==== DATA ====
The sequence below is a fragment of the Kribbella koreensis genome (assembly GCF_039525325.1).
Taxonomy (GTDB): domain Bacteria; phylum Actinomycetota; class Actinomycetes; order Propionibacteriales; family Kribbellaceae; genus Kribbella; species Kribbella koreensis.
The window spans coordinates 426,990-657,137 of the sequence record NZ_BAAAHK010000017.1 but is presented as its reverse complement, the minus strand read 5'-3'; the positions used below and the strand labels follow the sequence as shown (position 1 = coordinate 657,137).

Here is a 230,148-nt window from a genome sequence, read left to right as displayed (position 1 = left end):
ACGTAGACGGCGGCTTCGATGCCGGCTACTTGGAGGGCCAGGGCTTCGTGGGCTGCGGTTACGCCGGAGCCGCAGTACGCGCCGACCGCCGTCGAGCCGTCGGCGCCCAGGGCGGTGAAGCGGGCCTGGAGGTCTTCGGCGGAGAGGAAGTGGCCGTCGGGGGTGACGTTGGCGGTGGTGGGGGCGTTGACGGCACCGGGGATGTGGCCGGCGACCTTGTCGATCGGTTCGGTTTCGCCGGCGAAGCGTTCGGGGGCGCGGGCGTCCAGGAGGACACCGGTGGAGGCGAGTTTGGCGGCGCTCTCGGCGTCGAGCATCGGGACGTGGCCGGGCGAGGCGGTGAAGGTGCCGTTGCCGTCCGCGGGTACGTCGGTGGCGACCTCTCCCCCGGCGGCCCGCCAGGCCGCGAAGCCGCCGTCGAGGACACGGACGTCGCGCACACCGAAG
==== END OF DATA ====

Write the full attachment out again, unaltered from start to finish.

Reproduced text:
The sequence below is a fragment of the Kribbella koreensis genome (assembly GCF_039525325.1).
Taxonomy (GTDB): domain Bacteria; phylum Actinomycetota; class Actinomycetes; order Propionibacteriales; family Kribbellaceae; genus Kribbella; species Kribbella koreensis.
The window spans coordinates 426,990-657,137 of the sequence record NZ_BAAAHK010000017.1 but is presented as its reverse complement, the minus strand read 5'-3'; the positions used below and the strand labels follow the sequence as shown (position 1 = coordinate 657,137).

Here is a 230,148-nt window from a genome sequence, read left to right as displayed (position 1 = left end):
ACGTAGACGGCGGCTTCGATGCCGGCTACTTGGAGGGCCAGGGCTTCGTGGGCTGCGGTTACGCCGGAGCCGCAGTACGCGCCGACCGCCGTCGAGCCGTCGGCGCCCAGGGCGGTGAAGCGGGCCTGGAGGTCTTCGGCGGAGAGGAAGTGGCCGTCGGGGGTGACGTTGGCGGTGGTGGGGGCGTTGACGGCACCGGGGATGTGGCCGGCGACCTTGTCGATCGGTTCGGTTTCGCCGGCGAAGCGTTCGGGGGCGCGGGCGTCCAGGAGGACACCGGTGGAGGCGAGTTTGGCGGCGCTCTCGGCGTCGAGCATCGGGACGTGGCCGGGCGAGGCGGTGAAGGTGCCGTTGCCGTCCGCGGGTACGTCGGTGGCGACCTCTCCCCCGGCGGCCCGCCAGGCCGCGAAGCCGCCGTCGAGGACACGGACGTCGCGCACACCGAAG